In one of the sappiest poems ever written -- no pun intended -- Joyce Kilmer couldn't say enough about the loveliness of trees.

Obviously, Kilmer never had a cottonwood in his neighborhood, scattering great wads of that messy stuff into his gutters and birdbaths. Nor, most likely, did he have a crab apple in his front yard, which after one week of splendid blossoms in the spring, occupied itself the rest of the year covering the ground with thousands of rotten little crab apples, for which the only use seems to be a type of jelly that you'll never see on supermarket shelves (for a very good reason).

Sure, it was easy enough for Longfellow to sing the praises of the spreading chestnut tree -- only the village smithy knows what it's like to be constantly brushing nutshells off the back yard anvil.

While it's true that no one would ever want to go without the beauty and shade of trees -- not to mention all the good, edible things many of them bear -- they are a tremendous responsibility when they become part of the homestead.

When dogs and cats and horses ran loose in the wilds millenia ago, they took care of themselves; they got along quite nicely without their balanced meat byproducts and heartworm tablets and distemper shots. But then human beings came along and domesticated the poor creatures, and now they depend on us for even a bowl of fresh water.

This apparently is what has happened to trees. As soon as they end up in somebody's yard they become like pets, requiring constant attendance and faring poorly if they don't get it.

Trees growing in forests never get pruned into shape as young saplings, and they seem to turn our all right; when they get a bad case of cottony maple scale, they get by without a dose of malathion; no one digs around their roots, or feeds them with tree-food spikes, or peels off the shedding bark and carefully dresses the bare spots to keep out bugs. They just tough it out, and when some of them succumb, well, that's part of the old survival-of-the-fittest routine. But when that happens in the back yard, the landscaping is shot, so the average tree becomes a bigger project than a litter of puppies.

Unlike most animal pets, trees don't seem to relish that dependent relationship with the people living nearby. Even though their human caretakers will snatch the first withered branch they see and run to the nearest plant nursery for advice -- which invariably involves purchasing all sorts of expensive "-icides" to do in whatever blight is making the rounds that year -- yard trees seem to go out of their way to make trouble.

They are forever finding ways to fling their leafy branches against windowpanes, or wrap themselves around utility wires, or tangle their roots up in the plumbing pipes. They always drop their "propellers" in the downspout, and it's invariably the one that hangs over the barbecue grill, the patio or the back porch that develops the messiest disease.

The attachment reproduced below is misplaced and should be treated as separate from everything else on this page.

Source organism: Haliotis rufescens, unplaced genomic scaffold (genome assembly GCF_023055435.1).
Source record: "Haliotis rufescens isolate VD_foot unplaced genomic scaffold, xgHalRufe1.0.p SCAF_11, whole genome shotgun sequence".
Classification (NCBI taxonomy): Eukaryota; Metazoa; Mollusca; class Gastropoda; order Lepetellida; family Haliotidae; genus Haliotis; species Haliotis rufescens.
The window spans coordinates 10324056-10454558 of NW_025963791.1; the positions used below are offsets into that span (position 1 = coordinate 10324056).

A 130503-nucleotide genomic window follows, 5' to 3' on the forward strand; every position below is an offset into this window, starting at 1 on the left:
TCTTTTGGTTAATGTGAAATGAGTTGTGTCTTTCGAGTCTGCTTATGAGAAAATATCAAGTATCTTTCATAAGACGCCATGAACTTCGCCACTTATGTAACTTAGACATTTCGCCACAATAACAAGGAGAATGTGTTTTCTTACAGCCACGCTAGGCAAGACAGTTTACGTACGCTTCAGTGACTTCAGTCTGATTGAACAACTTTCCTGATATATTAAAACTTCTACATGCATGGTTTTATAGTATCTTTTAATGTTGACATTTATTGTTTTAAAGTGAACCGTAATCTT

For ages philosophers have debated the question, "If a tree falls in the forest and no one is around, does it make a sound?" Instead, they ought to devote their energies to contemplating, "If a tree limb falls in the back yard, whether anyone's around or not, does it ever miss the lawn furniture?"

For all their nuisance value, nothing is more tragic than the loss of a tree, even if it was a particularly troublesome "pet."

A typical suburban family moves into a typical suburban house with a very untypical, gigantic fruit-bearing tree in the middle of the front yard. For years they swear about the shortsightedness of the people who built their home and wonder aloud whatever possessed them to plant the world's biggest cherry tree so that it would hang over the front sidewalk, the porch, the driveway and part of the house.

Of course, it wasn't enormous when it was planted, and the original owners probably never gave a thought to the problem of mashed cherries staining the car, clogging the gutters and getting tracked on the living room carpet. They never realized that the birds would get drunk on the fermenting, overripe cherries and fight over the choicest fruit right outside the bedroom window at dawn during most of July. Or that the roof would be speckled with the pits the birds shake loose.

Really, what could possibly be more irritating than a cherry tree in the front yard?

But then one morning, after a violent storm, it's gone. No more sweet-smelling blossoms in the spring, no more neighborhood cherry-picking outings, no more ceremonies as mother cuts into the last fresh-frozen cherry pie of the year for Thanksgiving dinner dessert.

And how can it ever be replaced? By the time a new one grows big enough to match the one that's fallen, the owner probably will be gone. The new tree will just serve to irritate somebody else, who doesn't realize yet how empty a front yard without a tree -- even an "untrained" one -- can be.